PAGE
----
"As we know far too well, life is filled with challenges," writes Ellen Galinsky in her popular book, Mind in the Making. "And challenges – even positive ones – can be stressful. The National Scientific Council on the Developing Child, directed by Jack P. Shonkoff of Harvard University, has reviewed the research on children and stress and has concluded that, while there are different types of stress, the key factors in whether these experiences ultimately have a positive or tolerable or toxic impact on children’s development are how long the stress lasts and whether or not children have safe and dependable relationships with people to whom they can turn for support."
Galinsky goes on to urge: "I think we should do more than help children cope with or tolerate challenges. We need to help them learn to take on challenges. Carol Dweck of Stanford University has found that children who avoid challenges have a fixed mindset: they see their intelligence as a fixed trait and therefore are reluctant to undertake challenges that 'stretch' them. Children who are willing to take on challenges have a growth mindset, seeing their abilities as something they can develop."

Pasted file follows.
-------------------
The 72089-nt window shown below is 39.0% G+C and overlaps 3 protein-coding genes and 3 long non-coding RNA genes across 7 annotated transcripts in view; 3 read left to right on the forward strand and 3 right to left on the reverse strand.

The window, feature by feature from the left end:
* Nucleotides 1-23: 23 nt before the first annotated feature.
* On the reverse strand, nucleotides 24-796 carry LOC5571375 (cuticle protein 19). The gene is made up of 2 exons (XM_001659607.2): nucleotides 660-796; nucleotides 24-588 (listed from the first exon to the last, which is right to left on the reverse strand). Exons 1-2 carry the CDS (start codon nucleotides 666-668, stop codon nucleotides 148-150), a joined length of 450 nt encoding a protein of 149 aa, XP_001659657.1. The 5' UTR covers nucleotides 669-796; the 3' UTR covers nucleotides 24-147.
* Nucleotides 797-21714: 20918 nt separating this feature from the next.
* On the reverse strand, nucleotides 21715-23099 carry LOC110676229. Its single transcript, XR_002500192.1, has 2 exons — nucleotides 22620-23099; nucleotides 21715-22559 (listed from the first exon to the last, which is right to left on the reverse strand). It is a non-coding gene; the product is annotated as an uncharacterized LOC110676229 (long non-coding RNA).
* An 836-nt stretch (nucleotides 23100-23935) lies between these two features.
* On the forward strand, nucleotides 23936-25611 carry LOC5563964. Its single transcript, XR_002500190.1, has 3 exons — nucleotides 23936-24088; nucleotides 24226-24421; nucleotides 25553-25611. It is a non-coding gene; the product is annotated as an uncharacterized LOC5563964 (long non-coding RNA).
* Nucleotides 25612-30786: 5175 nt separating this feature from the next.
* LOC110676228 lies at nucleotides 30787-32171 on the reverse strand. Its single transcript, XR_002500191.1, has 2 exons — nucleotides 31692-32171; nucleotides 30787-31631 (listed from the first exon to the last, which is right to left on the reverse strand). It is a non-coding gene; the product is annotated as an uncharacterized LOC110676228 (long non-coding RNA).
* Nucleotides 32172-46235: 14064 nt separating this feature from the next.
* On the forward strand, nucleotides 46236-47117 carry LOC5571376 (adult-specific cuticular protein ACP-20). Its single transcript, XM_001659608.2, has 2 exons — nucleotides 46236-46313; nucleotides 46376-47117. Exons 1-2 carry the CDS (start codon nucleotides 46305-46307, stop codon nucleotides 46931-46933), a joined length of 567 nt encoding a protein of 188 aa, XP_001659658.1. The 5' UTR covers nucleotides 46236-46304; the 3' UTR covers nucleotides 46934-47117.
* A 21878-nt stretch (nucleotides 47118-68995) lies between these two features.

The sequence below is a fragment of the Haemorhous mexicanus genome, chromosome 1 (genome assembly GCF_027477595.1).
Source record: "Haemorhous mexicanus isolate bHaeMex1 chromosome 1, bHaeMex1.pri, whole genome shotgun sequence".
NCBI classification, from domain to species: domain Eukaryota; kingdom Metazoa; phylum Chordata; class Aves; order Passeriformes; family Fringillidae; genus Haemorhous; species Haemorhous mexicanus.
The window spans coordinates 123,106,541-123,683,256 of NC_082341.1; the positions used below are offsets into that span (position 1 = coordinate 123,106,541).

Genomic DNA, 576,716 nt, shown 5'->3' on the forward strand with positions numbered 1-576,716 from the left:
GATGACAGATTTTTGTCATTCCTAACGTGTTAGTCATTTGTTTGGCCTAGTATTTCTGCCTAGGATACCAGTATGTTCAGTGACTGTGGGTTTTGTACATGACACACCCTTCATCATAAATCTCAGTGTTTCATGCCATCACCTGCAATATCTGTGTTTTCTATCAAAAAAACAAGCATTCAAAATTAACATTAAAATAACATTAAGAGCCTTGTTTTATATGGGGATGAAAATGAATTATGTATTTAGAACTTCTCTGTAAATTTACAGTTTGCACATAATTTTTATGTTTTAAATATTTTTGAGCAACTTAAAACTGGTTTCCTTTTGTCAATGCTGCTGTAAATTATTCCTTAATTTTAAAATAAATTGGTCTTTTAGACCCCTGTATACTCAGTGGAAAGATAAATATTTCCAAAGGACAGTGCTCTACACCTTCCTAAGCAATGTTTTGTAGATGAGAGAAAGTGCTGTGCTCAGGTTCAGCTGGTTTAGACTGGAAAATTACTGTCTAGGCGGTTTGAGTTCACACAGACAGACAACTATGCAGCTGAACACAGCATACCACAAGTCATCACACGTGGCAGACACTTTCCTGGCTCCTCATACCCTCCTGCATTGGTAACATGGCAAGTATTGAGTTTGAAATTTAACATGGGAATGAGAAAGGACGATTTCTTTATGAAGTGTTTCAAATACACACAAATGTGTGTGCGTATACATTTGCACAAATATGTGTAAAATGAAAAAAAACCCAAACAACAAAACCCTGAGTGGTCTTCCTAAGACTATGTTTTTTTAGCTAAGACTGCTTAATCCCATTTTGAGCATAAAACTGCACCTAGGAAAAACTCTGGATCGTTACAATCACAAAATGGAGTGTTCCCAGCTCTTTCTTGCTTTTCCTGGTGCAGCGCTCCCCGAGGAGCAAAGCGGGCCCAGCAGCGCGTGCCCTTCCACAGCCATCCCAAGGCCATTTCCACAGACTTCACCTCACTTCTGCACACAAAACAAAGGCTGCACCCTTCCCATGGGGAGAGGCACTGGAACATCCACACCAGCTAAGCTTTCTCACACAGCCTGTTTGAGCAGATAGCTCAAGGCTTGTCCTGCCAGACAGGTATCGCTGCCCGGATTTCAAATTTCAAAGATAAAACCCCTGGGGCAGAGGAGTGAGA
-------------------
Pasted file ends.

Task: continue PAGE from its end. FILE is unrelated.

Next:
Mind in the Making
|Ellen Galinsky provides research-based advice for parents and teachers on how to raise their children to be well rounded and achieve their full potential — learning to take on life’s challenges, communicating well with others, and remaining committed to learning.|
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VEry informative and enriching- expanding my content knowledge on the particular topics that are addressed. I also use relevant ideas from this articles in curriculum material development for Elementary and primary schools in PNG.
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